And the wheelbarrow? It was at the other end of the room, and there were no chickens, unless the sperm were proto-chickens, but the golden seminal fluid emanates from the red wheelbarrow, and indeed, everything does seem to depend on it, or at least "so much."

There are strong compositional elements as well, nice framing of windows within windows, boxes within boxes, very much in keeping with the modernist painters and photographers who were Williams' contemporaries in the early 1920s. I think of some of the modernist paintings in the Museum of Fine Arts, Boston, like Hopper's Drug Store, from 1927 or his Room in Brooklyn (1932), or Charles Sheeler's Spring Interior from the same year, or his 1931 View of New York, of those strong verticals and horizontals, the right angles, the boxes within boxes that make up those buildings and trapped their inhabitants, so often hidden from view.

Friday, May 22, 2009

Brooklyn Is Watching's Monet Destiny Interviewed on SL TV Show

This is interesting in a few ways: you can find out all about Brooklyn Is Watching (one of the most interesting art projects in SL), listen to Jay Van Buren talk (always compelling), and see a very well-done "tv" show made in Second Life. Click here for the May 17 "Tonight Live with Paisley Beebe"

Wednesday, May 13, 2009


OK, this is more about my first life, or maybe Life 1.5, online and digitized if not in SL, but still . . . . these posters (made by Mike Carrera in the CTMI) for my Reboot Summer Institute on Teaching with Digital Media are fab. 

Here is the info, but the Institute is only for Berklee faculty.

Teaching with Digital Media

Designed and taught by Lori Landay with support 
from Mike Carrera and Madeleine Toh

Click here to apply.

Tired of hauling bags of videotapes, overheads, audiocassettes, and CDs to class? Ready to move into the twenty-first century and use digital images, audio, video in your teaching?  Interested in making PowerPoint presentations, putting material online, or developing multimedia project assignments for your students?  The Reboot Institute on Teaching with Digital Media will provide a framework in which you can acquire new skills and complete a project that will complement your teaching.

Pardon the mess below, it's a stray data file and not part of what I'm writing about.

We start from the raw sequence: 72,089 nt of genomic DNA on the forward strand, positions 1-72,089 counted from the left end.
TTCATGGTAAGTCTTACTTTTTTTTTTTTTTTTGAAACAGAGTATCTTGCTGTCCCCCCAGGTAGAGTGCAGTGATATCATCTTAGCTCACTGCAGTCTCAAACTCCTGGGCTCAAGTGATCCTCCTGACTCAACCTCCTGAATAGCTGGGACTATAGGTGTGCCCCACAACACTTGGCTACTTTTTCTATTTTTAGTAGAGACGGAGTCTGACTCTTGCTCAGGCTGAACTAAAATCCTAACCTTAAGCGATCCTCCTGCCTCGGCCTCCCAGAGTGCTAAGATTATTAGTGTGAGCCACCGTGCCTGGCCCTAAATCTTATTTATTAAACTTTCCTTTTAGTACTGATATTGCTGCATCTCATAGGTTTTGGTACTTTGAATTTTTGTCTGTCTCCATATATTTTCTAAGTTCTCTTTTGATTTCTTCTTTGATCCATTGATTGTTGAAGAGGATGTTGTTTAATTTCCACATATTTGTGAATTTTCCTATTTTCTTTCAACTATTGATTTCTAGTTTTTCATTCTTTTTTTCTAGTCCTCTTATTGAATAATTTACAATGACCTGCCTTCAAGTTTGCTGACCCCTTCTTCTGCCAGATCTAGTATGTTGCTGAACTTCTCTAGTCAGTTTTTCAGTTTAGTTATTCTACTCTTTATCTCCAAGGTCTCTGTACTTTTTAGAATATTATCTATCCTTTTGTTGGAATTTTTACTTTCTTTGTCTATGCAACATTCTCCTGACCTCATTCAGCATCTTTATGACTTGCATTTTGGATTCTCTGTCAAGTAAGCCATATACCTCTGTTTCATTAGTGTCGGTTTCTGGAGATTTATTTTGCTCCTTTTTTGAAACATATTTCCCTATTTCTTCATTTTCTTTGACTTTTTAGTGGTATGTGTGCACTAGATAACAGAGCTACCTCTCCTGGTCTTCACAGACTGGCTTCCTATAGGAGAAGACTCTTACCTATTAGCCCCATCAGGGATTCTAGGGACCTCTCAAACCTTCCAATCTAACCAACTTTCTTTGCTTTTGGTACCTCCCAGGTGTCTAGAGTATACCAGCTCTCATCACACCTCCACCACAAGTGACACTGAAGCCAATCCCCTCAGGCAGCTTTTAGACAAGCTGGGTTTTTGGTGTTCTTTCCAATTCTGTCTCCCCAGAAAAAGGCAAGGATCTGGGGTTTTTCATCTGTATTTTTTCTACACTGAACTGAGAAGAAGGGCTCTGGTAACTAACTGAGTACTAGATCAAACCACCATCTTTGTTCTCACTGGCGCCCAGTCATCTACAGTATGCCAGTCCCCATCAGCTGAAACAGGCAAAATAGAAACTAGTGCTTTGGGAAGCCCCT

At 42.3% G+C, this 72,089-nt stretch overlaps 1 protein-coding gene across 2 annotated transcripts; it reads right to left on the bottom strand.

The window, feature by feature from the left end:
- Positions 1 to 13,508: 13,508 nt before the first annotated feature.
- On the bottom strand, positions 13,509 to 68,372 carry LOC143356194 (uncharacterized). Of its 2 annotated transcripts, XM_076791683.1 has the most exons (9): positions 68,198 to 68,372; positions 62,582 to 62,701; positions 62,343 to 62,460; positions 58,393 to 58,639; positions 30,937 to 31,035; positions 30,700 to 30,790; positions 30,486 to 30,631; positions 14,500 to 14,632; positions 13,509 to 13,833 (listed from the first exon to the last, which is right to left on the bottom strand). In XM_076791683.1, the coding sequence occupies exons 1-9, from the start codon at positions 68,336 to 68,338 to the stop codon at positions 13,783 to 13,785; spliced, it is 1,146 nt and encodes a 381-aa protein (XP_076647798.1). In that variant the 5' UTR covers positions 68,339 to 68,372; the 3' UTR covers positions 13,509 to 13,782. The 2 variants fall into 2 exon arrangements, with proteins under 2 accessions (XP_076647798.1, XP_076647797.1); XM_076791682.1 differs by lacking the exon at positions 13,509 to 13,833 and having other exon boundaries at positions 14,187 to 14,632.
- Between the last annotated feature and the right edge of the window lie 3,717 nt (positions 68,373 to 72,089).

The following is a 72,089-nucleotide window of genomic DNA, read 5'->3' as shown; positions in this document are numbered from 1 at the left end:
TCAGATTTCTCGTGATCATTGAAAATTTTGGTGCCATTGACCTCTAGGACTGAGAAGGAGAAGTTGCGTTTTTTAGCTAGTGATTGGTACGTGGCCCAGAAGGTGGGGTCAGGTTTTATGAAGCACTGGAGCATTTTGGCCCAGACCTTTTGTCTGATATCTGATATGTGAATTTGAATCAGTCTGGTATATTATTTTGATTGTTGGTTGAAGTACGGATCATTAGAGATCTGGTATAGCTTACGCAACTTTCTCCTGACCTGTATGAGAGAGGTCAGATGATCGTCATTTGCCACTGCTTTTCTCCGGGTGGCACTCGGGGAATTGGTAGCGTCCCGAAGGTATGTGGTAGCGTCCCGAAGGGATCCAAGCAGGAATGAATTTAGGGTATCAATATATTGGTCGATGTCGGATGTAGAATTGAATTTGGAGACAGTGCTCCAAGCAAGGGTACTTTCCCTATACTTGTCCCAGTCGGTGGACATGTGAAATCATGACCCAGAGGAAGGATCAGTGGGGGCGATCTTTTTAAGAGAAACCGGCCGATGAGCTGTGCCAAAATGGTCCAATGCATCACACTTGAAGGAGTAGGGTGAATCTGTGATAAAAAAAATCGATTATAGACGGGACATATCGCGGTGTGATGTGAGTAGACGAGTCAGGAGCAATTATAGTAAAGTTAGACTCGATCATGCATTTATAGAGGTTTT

In this introductory level institute, participants will learn the basics of the different types of digital media (still images, digital audio, and digital video), the best ways to manipulate them, and what forms they can take in your teaching.  During the workshop sessions, participants will learn about digital media, and get a hands-on introduction to software including iLife (iPhoto, iMovie, iTunes, iWeb, and iDVD), PowerPoint, Audacity, and Adobe Photoshop Elements applications. You’ll work with a mentor and the CTMI to create “learning objects” that make the most of the digital technologies available to us. The Institute is open to all faculty, regardless of prior experience with digital audio, images, and video.

To help develop the skills you’ll need to successfully complete the project, you’ll attend the kick-off dinner/planning session, a minimum of three workshops, and a project showcase at the end of the summer.  In the first three workshops, you’ll find out about the kinds of media that will comprise your project, whether it results in a multimedia DVD or an aesthetic and interesting PowerPoint presentation.   The fourth and fifth workshops branch out to cover resources at Berklee and to embrace forms of  “user-generated” digital media associated with “Web 2.0” such as podcasts, blogs, and virtual worlds; we’ll also explore some ideas for developing digital media assignments for your students.  You’ll work with a mentor (who will guide you through your project), resources (books and online resources), and the fine folks at the CTMI (who will help you acquire the skills you need to realize your project). We’ll conclude with a showcase of participants’ projects and a discussion of ways of enriching teaching with digital media.  

As a gift, participants will receive a USB Flash Drive, a training book, and a 3-month subscription to to support their projects. is an award-winning provider of educational materials, including an online training library. Faculty will have access to video tutorials and online courses on a variety of software and design topics, such as Photoshop, Web Design, Logic Pro, Garageband and many others. 

Dinner session: 
Overview and Project Planning
Wednesday, May 27, 2009

6:00–8:00 p.m.
The Loft, 921 Boylston
Dinner provided
Lunch provided

Workshop 1: Still Images
Thursday, May 28, 2009

10:00 a.m.–1:00 p.m.
Room 204/205,186 Mass. Ave.
Lunch provided

Workshop 2: Digital Audio